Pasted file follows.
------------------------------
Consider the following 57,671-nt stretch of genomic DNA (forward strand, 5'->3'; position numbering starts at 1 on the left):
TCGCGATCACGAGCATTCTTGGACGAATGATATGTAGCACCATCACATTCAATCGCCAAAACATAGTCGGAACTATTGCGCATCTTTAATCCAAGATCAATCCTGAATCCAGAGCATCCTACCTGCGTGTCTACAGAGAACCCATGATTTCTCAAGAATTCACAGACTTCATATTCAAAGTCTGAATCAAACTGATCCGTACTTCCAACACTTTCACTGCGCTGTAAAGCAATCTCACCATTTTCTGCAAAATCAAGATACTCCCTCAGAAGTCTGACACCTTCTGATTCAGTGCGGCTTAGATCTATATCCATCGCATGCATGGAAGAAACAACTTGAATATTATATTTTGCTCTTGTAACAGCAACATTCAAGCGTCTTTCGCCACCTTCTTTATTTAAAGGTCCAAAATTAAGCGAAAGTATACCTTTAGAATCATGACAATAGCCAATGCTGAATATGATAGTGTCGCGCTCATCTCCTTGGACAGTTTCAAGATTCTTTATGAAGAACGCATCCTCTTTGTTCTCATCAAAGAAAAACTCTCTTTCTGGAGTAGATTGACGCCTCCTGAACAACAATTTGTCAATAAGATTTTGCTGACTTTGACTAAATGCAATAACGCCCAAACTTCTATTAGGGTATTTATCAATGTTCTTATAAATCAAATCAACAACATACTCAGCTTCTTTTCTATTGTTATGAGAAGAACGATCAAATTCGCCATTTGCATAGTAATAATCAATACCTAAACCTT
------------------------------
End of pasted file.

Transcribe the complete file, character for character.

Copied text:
Consider the following 57,671-nt stretch of genomic DNA (forward strand, 5'->3'; position numbering starts at 1 on the left):
TCGCGATCACGAGCATTCTTGGACGAATGATATGTAGCACCATCACATTCAATCGCCAAAACATAGTCGGAACTATTGCGCATCTTTAATCCAAGATCAATCCTGAATCCAGAGCATCCTACCTGCGTGTCTACAGAGAACCCATGATTTCTCAAGAATTCACAGACTTCATATTCAAAGTCTGAATCAAACTGATCCGTACTTCCAACACTTTCACTGCGCTGTAAAGCAATCTCACCATTTTCTGCAAAATCAAGATACTCCCTCAGAAGTCTGACACCTTCTGATTCAGTGCGGCTTAGATCTATATCCATCGCATGCATGGAAGAAACAACTTGAATATTATATTTTGCTCTTGTAACAGCAACATTCAAGCGTCTTTCGCCACCTTCTTTATTTAAAGGTCCAAAATTAAGCGAAAGTATACCTTTAGAATCATGACAATAGCCAATGCTGAATATGATAGTGTCGCGCTCATCTCCTTGGACAGTTTCAAGATTCTTTATGAAGAACGCATCCTCTTTGTTCTCATCAAAGAAAAACTCTCTTTCTGGAGTAGATTGACGCCTCCTGAACAACAATTTGTCAATAAGATTTTGCTGACTTTGACTAAATGCAATAACGCCCAAACTTCTATTAGGGTATTTATCAATGTTCTTATAAATCAAATCAACAACATACTCAGCTTCTTTTCTATTGTTATGAGAAGAACGATCAAATTCGCCATTTGCATAGTAATAATCAATACCTAAACCTT